Mechanism of action

Cyendiv® is a multitargeted tyrosine kinase inhibitor with antifibrotic and anti-inflammatory effects that inhibit key pathways leading to pulmonary fibrosis1,3–7
Cyendiv® is a non-immunosuppressant and the only approved treatment option for patients with SSc-ILD1,8

CYENDIV targets key receptor tyrosine kinases PDGFR, FGFR and VEGFR

Adapted from Wollin L et al. Eur Respir J.2015;45:1434-1445.

Cyendiv® binds intracellularly to key tyrosine kinases that have been implicated in the pathogenesis of pulmonary fibrosis (in interstitial lung diseases (ILDs)).1,4-7

Cyendiv® targets key receptors, platelet-derived growth factor receptor (PDGFR) α and ß, fibroblast growth factor receptor (FGFR) 1-3, vascular endothelial growth factor receptor (VEGFR) 1-3, and colony-stimulating factor 1 receptor (CSF1R), associated with pathogenic processes in pulmonary fibrosis to reduce:1,4-7

  •   Fibroblast proliferation  
  •   Migration  
  •   Fibroblast-to-myofibroblast transformation  
  •   Activation of macrophages  

In addition, Cyendiv® inhibits lymphocyte-specific tyrosine-protein kinase (Lck), involved in the activation of T cells, reducing the activation of fibroblasts and the synthesis and secretion of extracellular matrix (ECM).1,6,7

While ILDs differ, common pathogenic pathways to pulmonary fibrosis are shared9

Repeated injury and deterioration of repair mechanisms induce the release of profibrotic mediators like FGF, VEGF, and PDGF, which trigger inflammation and angiogenesis, as well as fibroblast proliferation, migration, transformation to myofibroblasts, and survival. This results in fibrosis of the affected tissue.1,3-7

OFEV Mechanism Of Action IPF

Adapted from Wollin L et al. J Scleroderma Relat Disord. 2019;4(3):212-218.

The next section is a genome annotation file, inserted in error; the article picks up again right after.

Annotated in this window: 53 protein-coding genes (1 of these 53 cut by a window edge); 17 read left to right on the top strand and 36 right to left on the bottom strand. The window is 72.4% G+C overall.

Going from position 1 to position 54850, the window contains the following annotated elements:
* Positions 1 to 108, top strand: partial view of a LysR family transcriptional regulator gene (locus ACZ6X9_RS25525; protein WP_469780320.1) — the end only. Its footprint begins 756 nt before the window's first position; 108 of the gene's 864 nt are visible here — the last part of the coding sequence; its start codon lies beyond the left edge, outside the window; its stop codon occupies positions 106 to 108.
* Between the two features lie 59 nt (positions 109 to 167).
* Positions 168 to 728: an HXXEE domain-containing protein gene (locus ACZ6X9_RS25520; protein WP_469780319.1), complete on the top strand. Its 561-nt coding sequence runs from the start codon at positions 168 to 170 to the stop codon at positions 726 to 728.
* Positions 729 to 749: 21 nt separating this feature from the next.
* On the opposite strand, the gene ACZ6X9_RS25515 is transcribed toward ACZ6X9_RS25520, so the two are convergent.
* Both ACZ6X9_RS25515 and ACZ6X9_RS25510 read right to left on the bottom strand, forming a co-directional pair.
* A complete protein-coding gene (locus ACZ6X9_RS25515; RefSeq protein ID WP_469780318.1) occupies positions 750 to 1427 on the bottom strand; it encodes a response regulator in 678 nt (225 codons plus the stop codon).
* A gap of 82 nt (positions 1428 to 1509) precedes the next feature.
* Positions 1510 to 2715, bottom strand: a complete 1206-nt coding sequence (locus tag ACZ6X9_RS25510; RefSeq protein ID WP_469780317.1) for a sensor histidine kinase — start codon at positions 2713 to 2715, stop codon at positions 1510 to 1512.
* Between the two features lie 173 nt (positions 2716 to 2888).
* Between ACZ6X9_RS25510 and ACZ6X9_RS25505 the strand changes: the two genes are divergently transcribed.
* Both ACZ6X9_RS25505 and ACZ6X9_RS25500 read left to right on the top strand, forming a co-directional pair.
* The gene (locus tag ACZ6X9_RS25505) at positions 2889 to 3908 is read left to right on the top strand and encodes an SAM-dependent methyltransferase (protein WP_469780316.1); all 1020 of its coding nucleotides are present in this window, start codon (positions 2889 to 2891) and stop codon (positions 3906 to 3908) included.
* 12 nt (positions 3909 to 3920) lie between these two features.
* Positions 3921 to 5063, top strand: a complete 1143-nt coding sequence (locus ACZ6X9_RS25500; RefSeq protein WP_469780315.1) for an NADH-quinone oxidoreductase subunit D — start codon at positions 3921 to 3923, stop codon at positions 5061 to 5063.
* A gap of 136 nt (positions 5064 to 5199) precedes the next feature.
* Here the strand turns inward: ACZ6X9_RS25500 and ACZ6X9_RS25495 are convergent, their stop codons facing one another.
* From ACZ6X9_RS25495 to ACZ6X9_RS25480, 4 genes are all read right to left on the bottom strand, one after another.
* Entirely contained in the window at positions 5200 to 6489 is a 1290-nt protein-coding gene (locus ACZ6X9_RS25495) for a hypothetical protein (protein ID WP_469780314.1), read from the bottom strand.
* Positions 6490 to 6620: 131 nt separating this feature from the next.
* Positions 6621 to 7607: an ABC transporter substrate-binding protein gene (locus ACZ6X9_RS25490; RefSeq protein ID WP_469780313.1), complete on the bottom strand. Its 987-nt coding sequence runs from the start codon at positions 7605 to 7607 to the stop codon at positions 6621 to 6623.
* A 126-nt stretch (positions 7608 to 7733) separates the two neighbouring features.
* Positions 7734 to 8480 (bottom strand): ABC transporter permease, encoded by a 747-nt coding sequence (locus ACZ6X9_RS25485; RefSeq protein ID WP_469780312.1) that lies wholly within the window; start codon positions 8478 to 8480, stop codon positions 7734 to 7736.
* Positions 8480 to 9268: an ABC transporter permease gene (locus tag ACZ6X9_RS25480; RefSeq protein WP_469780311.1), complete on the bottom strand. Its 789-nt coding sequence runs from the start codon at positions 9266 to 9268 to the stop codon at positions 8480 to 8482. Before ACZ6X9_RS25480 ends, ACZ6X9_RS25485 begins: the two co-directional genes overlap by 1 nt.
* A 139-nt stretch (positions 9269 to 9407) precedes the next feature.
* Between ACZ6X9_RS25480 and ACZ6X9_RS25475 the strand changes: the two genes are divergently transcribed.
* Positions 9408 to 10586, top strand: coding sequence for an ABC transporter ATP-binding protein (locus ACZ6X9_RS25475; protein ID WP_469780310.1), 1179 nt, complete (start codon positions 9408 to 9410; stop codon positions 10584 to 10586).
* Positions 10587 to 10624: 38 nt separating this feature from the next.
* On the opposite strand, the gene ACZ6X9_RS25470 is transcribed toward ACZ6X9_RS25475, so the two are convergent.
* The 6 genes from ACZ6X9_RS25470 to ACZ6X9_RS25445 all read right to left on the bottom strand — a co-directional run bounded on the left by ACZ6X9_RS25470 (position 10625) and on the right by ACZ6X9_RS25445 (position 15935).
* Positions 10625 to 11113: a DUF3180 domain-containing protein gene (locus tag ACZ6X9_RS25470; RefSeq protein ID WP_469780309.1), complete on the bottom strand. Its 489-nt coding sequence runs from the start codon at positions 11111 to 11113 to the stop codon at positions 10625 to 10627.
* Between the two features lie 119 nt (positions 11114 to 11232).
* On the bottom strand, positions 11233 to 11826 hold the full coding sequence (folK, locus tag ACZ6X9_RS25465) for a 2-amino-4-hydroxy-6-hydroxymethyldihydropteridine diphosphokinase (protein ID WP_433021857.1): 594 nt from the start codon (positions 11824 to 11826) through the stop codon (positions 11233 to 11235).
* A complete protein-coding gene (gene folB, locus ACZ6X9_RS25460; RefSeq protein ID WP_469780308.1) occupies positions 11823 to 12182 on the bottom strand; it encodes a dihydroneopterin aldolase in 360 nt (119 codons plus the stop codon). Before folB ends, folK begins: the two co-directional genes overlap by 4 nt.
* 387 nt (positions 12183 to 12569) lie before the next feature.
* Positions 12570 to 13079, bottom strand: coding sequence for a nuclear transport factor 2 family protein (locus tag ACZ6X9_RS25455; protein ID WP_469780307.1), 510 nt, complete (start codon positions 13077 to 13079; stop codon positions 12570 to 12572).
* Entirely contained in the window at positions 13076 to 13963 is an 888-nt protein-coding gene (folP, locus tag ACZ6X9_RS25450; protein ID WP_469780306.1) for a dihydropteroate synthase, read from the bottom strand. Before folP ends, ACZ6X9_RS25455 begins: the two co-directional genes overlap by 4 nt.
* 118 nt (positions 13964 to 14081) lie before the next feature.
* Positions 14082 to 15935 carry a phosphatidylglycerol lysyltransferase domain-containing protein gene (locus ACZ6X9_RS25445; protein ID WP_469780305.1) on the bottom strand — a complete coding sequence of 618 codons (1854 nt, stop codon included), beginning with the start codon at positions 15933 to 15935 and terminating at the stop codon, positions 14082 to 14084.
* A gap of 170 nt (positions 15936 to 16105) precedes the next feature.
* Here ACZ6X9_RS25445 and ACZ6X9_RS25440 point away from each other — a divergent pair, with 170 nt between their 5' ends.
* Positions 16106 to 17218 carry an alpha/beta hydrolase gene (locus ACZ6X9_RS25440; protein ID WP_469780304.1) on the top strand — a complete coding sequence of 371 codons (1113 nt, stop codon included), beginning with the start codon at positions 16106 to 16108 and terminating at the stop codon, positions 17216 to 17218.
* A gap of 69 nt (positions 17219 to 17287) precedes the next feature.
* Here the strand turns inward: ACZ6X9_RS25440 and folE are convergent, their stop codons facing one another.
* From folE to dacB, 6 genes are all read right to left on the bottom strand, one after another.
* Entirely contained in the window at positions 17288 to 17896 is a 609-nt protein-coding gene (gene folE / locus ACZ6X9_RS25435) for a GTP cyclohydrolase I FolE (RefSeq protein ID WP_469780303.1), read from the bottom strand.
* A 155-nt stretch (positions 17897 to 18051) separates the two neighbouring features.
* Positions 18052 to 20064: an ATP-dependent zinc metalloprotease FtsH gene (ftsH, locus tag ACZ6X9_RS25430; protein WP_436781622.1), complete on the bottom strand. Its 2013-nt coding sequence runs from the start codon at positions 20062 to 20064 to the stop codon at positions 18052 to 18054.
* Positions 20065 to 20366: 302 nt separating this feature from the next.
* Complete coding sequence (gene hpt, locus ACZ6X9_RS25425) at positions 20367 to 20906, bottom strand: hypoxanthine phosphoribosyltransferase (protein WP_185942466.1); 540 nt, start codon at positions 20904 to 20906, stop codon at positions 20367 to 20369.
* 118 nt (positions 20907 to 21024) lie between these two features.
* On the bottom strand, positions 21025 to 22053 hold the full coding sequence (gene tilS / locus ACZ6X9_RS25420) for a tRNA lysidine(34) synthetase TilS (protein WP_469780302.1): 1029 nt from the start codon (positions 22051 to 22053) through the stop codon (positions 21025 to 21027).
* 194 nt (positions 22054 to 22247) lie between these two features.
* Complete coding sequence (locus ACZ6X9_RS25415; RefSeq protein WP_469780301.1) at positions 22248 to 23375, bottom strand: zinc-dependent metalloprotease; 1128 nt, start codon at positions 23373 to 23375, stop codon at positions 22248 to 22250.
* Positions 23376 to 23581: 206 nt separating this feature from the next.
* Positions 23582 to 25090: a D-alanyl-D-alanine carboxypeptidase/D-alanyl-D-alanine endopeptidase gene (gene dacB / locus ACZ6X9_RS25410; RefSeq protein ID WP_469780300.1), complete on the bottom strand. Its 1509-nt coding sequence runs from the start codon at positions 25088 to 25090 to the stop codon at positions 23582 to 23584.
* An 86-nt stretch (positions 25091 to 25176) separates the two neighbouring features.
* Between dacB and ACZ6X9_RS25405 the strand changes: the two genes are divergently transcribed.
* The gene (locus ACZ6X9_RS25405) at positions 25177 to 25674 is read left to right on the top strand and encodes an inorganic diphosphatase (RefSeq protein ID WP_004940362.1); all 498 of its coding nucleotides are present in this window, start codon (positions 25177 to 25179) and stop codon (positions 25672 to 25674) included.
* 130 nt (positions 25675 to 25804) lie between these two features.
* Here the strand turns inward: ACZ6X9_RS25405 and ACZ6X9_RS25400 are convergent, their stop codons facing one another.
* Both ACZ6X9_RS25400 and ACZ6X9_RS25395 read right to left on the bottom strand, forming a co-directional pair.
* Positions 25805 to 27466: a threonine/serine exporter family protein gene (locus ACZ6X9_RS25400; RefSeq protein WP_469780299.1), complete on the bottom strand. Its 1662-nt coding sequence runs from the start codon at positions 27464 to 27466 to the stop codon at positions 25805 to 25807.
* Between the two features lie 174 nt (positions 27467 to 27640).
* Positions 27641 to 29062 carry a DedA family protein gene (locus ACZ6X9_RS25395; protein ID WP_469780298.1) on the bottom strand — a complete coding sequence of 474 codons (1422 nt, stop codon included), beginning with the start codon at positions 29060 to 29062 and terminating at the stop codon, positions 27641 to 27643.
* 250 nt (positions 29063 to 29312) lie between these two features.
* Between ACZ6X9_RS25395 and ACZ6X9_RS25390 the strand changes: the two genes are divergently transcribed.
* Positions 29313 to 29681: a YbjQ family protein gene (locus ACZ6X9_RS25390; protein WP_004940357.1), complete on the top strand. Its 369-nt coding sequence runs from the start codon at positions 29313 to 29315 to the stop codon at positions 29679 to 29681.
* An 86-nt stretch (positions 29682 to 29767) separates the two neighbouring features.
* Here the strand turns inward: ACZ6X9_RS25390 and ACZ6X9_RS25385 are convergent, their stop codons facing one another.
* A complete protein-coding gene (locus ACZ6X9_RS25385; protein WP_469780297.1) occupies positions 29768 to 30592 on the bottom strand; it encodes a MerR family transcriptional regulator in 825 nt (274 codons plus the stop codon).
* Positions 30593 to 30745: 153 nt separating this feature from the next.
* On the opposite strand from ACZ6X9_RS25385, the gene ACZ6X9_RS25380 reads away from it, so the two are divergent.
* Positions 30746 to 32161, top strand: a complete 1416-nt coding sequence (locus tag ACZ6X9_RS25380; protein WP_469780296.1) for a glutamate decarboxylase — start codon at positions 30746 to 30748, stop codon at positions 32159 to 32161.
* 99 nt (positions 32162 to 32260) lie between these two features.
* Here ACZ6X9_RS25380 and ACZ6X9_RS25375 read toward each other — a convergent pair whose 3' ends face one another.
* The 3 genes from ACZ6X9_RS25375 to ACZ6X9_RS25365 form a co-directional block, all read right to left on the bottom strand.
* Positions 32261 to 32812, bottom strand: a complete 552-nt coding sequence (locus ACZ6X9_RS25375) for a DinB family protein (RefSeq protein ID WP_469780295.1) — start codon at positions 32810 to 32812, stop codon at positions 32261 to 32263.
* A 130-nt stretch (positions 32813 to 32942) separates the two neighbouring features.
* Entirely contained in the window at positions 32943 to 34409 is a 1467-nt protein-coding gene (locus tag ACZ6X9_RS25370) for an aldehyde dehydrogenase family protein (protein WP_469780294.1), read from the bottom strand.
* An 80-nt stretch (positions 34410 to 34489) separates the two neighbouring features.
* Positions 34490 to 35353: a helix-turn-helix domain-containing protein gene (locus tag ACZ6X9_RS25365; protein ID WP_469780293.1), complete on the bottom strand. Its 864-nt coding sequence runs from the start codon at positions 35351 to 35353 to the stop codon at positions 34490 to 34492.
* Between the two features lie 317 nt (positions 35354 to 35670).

Cyendiv® mechanism of action1,3-7

Cyendiv® acts on the self-sustaining fibrotic processes that can occur in SSc-ILD, IPF, and other chronic fibrosing ILDs with a progressive phenotype through the inhibition of key kinases such as PDGFR, FGFR, VEGFR, CSF1R, and Lck2.5-7

Mechanism of action of CYENDIV showing it blocking PDGFR, FGFR, VEGFR, CSF1R and Lck and inhibiting fibrosis

Adapted from Wollin L et al. J Scleroderma Relat Disord. 2019;4(3):212-218.

SSc-ILD pathogenesis

Published May 01, 2020 by Boehringer Ingelheim

Understand the mechanism of disease and the pathophysiology of pulmonary fibrosis in patients with SSc-ILD

 

Footnotes

Akt, protein kinase b; CSF1R, colony-stimulating factor 1 receptor; ECM, extracellular matrix; FGF, fibroblast growth factor; FGFR, fibroblast growth factor receptor; ILD, interstitial lung disease; IPF, idiopathic pulmonary fibrosis; Lck, lymphocyte-specific tyrosine-protein kinase; PDGF, platelet-derived growth factor; PDGFR, platelet-derived growth factor receptor; SSc-ILD, systemic sclerosis-associated interstitial lung disease; VEGF, vascular endothelial growth factor; VEGFR, vascular endothelial growth factor receptor.

References

  1. Cyendiv® India pack insert version dated
  2. Distler O, et al; the SENSCIS Trial Investigators. Nintedanib for systemic sclerosis-associated lung disease. N Engl J Med. 2019;380(26):2518-2528. doi:10.1056/NEJMoa1903076.
  3. Hilberg F, et al. BIBF 1120: Triple angiokinase inhibitor with sustained receptor blockade and good antitumor efficacy. Cancer Res. 2008;68(12):4774-4782.
  4. Wollin L, et al. Antifibrotic and anti-inflammatory activity of the tyrosine kinase inhibitor nintedanib in experimental models of lung fibrosis. J Pharmacol Exp Ther. 2014;349(2):209-220.
  5. Wollin L, et al. Mode of action of nintedanib in the treatment of idiopathic pulmonary fibrosis. Eur Respir J. 2015;45(5):1434-1445.
  6. Wollin L, et al. Rationale for the evaluation of nintedanib as a treatment for systemic sclerosis–associated interstitial lung disease. JSRD. 2019;4(3):212-218.
  7. Wollin L, et al. Potential of nintedanib in treatment of progressive fibrosing interstitial lung diseases. Eur Respir J. 2019;54:1900161.
  8. Flaherty KR, et al. Nintedanib in progressive fibrosing interstitial lung diseases. N Engl J Med. 2019;381(18):1718-1727. doi:10.1056/NEJMoa1908681.